She stroked her purse in an unconscious effort to soothe herself.  The LV Mott bag had been Sadie’s birthday gift to herself exactly one year ago. Only a month later, she found out she had cancer. She couldn’t bear to part with the one thing that reminded her of the life she once had and hoped to have again someday, and so she didn’t sell the purse, even though it could have covered a payment on her house.

Sighing, Sadie closed the door to her bedroom in her sister’s 4-bedroom house and began her walk to the salon down the street. Her first appointment was for the free hair extensions they offered to cancer patients. Since she didn’t loose all of her hair, she thought maybe a weave or whatever they were called, would be better. That way, Sadie wouldn’t be taking a wig away from a woman who was completely bald after her treatments.

It didn’t take long for her to walk to the salon. The woman who owned the place had decided to take care of Sadie today. They chatted pleasantly while the beautician worked until the owner discovered it was Sadie’s birthday. Immediately, the she called over two of her employees, moved Sadie to a pedicure station, and treated her to a mani/pedi on the house. All the attention embarrassed Sadie, but in her heart, she was very grateful. She could never have afforded all of this pampering and it was wonderful to feel like a woman again. She left the salon with tears in her eyes and a song in her heart.

Sadie’s next stop was the free clinic. She hated that she had to go there, but what choice did she have? She could afford nothing else. The treatments for the cancer had taken all of her savings since the insurance company dropped her.  Medicaid was literally the only thing keeping her alive.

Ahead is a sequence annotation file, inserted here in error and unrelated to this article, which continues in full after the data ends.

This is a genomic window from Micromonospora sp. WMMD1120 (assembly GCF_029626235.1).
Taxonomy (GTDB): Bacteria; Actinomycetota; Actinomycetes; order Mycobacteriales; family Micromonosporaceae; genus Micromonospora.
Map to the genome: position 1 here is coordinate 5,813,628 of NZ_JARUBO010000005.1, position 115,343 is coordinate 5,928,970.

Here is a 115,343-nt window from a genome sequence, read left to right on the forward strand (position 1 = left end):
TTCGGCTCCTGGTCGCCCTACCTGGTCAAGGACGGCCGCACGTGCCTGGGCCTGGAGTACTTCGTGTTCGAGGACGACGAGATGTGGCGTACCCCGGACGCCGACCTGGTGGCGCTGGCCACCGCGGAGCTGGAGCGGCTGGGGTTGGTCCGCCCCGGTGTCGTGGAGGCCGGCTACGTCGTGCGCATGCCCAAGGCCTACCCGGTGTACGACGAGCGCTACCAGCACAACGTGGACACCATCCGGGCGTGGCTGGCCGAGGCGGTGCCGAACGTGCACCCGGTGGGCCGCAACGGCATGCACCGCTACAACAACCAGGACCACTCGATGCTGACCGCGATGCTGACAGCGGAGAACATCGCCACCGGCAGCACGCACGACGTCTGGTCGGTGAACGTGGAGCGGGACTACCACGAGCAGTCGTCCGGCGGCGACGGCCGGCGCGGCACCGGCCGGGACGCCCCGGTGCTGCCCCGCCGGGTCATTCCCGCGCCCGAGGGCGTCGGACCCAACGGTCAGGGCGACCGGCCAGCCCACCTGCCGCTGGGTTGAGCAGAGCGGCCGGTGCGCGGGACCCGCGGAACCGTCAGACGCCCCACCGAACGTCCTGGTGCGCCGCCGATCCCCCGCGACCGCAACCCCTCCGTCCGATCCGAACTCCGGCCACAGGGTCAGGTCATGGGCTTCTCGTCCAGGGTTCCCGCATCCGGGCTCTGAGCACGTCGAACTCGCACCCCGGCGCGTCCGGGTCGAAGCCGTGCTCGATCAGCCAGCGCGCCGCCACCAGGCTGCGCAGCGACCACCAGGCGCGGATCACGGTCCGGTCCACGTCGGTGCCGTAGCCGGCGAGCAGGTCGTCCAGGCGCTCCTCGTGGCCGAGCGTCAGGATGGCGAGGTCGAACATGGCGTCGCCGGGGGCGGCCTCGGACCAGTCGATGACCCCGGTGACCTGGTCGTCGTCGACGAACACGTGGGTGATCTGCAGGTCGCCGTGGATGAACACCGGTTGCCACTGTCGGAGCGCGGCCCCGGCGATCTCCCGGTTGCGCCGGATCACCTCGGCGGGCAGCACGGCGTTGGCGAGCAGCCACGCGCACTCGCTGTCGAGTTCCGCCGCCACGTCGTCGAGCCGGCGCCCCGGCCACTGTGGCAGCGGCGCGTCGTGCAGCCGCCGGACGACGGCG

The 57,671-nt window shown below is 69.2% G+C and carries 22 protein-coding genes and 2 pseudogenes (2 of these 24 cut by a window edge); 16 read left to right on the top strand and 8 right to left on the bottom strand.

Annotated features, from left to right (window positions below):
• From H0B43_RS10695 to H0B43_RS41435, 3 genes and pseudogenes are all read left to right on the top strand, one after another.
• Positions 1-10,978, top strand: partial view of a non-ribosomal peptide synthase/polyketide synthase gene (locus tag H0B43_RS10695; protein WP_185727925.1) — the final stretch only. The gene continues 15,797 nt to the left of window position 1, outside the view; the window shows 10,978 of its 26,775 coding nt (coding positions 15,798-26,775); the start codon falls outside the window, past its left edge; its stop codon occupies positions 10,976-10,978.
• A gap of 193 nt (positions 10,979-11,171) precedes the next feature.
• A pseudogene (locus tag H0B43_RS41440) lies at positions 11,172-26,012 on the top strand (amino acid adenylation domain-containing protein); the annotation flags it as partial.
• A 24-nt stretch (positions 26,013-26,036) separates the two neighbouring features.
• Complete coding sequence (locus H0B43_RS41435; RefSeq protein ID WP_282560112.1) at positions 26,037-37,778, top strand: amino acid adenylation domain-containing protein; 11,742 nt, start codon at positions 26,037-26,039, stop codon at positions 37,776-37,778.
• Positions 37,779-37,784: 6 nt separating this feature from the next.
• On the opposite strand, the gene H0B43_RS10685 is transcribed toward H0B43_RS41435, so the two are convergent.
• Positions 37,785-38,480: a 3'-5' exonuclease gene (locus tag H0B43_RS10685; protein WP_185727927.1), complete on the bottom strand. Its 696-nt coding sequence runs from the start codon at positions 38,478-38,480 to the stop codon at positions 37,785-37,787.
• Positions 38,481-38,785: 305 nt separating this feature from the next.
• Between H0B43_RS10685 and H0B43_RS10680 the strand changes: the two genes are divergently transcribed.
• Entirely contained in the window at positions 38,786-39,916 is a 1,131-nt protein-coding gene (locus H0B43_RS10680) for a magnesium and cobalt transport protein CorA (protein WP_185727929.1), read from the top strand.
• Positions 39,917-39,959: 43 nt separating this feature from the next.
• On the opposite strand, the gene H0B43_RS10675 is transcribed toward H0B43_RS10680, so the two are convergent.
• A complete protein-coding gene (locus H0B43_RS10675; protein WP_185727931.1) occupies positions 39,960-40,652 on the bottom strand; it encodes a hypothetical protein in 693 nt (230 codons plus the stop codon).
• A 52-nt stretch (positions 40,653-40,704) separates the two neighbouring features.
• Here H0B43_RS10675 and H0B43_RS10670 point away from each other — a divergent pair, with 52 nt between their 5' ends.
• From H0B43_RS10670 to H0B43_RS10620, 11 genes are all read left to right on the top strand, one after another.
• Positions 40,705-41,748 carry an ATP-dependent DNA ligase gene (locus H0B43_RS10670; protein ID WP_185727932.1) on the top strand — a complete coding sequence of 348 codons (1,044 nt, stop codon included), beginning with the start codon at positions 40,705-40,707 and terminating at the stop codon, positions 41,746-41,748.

Thinking about her circumstances made Sadie feel depressed all over again. She was lost in thought when something shiny caught her eye as she slowly trudged passed a trash can outside a corner store. Someone had discarded a MAC tinted lip gloss. It was just lying there on top of a crumpled up newspaper. Looking furtively up and down the street, Sadie quickly reached into the receptacle and snatched the tube. Almost overwhelmed with disgust that she had sunk so low, she carefully examined her prize. It was still a quarter of the way full and the pinkish tint was labeled “Comfort & Joy.” Sadie thought that was a good sign. She also figured the cancer would take her life a lot sooner than anything she might catch from used lip gloss, so she opened it, swiped some over her lips, and dropped the treasure into her purse.

Feeling hopeful again, Sadie resumed her walk to the clinic for her appointment. Maybe this wasn’t such a horrible 28th birthday after all.

2011 Wrap Up

A little more than a year ago, I timidly wandered into the Blogosphere hoping for nothing more than a creative outlet.  To my surprise, I have gained so much more than that.  I have no words for the depth of the gratitude I feel for the support, encouragement, and friendship I have received from so many.  I am overwhelmed.  Thank you.

I’ve heard that you can’t move forward without looking back, so I thought this would be an appropriate time to share one of my favorite posts from each month with you.  I hope all of your years to come are filled with joy, adventure and love.  Thank you for sharing my journey with me!

January

February

March

April

May

June

July

August

September

October

November

December

HAPPY NEW YEAR!

STFD (Shut the Front Door!)

If you’re like me, you’ve probably had to be reminded countless times to shut the door.  The consequences of failing to properly shut the door are serious.  Since the door was invented (by Ugg Cavewoman who needed to be alone and wanted something to slam in order to get that point across) many a foolish human has been utterly devastated by a door left ajar.

See the difference?